RFA Cherryleaf (A82)

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  • Overseas Adventurer (1963–73; 1980–81)[1]
  • RFA Cherryleaf (1973–80)[1]
  • Petrostar XVI[2]

London and Overseas Bulk Carriers (1963–81)[1]

Petrostar Co Ltd (1981–86)[2]
  • London and Overseas Freighters (1963–73; 1980–81)[1]
  • Royal Fleet Auxiliary (1973–80)[1]
Port of registry:
  • United Kingdom London (1963–73; 1980–81)
  • United Kingdom (1973–80)
  • Saudi Arabia (1981–87)
Builder: Rheinstahl Nordseewerke[1]
Yard number: 321[1]
Launched: 16 October 1962[1]
Completed: 21 February 1963[1]
Decommissioned: 1980 (RFA)[2]
  • Overseas Adventurer (1962–73; 1980–81)[1]
  • Petrostar XVI (1981–87)[2]
Fate: Set on fire by AGM-65 Maverick missile strike in 1986[3]
Status: Scrapped 1987[1]
General characteristics
Class and type: Leaf-class tanker
Length: 559 ft 4 in (170.48 m)[1]
Beam: 72 ft (22 m)[1]
Draught: 29 ft 6 in (8.99 m)[1]
Installed power: 8,400 bhp[1]
Propulsion: 7–cylinder[4] MAN diesel[1]
Speed: 14.5 knots (26.9 km/h)[1]

RFA Cherryleaf (A82) was a Leaf-class small fleet tanker of the Royal Fleet Auxiliary, the third ship to bear this name.

She was built by Rheinstahl Nordesswerke in Emden, Germany and launched in 1962 as Overseas Adventurer for London and Overseas Bulk Carriers,[1] a subsidiary of London & Overseas Freighters (LOF). She was bareboat chartered for the RFA in February 1973 and renamed RFA Cherryleaf.[5]

In 1980 she was returned to LOF and her name reverted to Overseas Adventurer.[2] In 1981 LOF sold her to Petrostar Co Ltd of Saudi Arabia who renamed her Petrostar XVI.[2]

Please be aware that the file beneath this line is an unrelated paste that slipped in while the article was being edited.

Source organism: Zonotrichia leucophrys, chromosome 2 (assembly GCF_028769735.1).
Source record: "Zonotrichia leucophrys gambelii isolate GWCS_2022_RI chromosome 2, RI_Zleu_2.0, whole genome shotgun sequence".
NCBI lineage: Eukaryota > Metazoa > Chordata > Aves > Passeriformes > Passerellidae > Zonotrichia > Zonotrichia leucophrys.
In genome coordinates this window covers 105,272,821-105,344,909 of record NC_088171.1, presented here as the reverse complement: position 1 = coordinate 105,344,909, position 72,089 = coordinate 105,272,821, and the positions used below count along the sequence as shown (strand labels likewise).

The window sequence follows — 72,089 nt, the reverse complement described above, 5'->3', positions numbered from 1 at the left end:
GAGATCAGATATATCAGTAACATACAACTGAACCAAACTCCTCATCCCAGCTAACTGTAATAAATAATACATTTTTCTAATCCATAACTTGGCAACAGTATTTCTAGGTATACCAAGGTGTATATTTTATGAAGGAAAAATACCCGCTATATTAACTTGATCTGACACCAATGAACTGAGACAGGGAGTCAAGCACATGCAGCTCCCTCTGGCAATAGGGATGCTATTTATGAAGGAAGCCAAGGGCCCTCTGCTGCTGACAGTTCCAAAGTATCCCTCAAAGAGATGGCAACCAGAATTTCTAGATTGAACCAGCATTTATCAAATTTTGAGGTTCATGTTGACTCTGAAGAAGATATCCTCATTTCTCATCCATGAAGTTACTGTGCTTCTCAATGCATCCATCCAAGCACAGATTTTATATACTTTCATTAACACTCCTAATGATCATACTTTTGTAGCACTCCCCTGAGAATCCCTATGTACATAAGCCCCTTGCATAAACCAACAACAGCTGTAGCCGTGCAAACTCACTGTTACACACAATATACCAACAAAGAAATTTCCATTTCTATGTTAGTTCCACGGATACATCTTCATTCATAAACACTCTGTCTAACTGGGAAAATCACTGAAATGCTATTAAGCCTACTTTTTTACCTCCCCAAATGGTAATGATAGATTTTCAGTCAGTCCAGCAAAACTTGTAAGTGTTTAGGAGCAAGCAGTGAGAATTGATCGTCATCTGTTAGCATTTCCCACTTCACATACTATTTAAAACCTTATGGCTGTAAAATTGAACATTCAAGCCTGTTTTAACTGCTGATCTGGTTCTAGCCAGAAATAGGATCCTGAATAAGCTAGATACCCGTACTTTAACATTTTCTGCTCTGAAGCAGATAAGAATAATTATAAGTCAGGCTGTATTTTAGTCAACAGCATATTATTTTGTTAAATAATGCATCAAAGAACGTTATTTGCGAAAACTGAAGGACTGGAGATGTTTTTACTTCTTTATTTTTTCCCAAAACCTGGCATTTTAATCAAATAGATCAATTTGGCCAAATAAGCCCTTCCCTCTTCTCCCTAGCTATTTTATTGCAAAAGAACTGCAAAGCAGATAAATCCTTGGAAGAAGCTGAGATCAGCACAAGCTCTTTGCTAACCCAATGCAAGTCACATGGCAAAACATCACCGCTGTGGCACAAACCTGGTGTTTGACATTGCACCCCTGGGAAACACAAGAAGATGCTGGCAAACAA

On 5 April 1986 during the Tanker War phase of the Iran–Iraq War she was off Halul Island[2] en route from Bahrain to Sharjah when Iranian helicopters[2] hit her with AGM-65 Maverick missiles.[3] Her accommodation was gutted by fire and four crewmembers were killed.[2] She was towed to Sharjah where she was declared a constructive total loss on 9 April 1986[2] and laid up for disposal.[4] She was sold to National Ship Demolition Co Ltd of Taiwan, arrived Kaohsiung on 24 January 1987 and her demolition began on 19 February 1987.[2]


  1. ^ a b c d e f g h i j k l m n o p q r s t u Sedgwick, & Kinnaird O'Donoghue1993, p. 101
  2. ^ a b c d e f g h i j k Sedgwick, & Kinnaird O'Donoghue1993, p. 102
  3. ^ a b ACIG 2004, p. 26
  4. ^ a b "London & Overseas Freighters 1941–97". LOF–News. Retrieved 29 June 2010. 
  5. ^ Sedgwick, & Kinnaird O'Donoghue1993, pp. 101–102.

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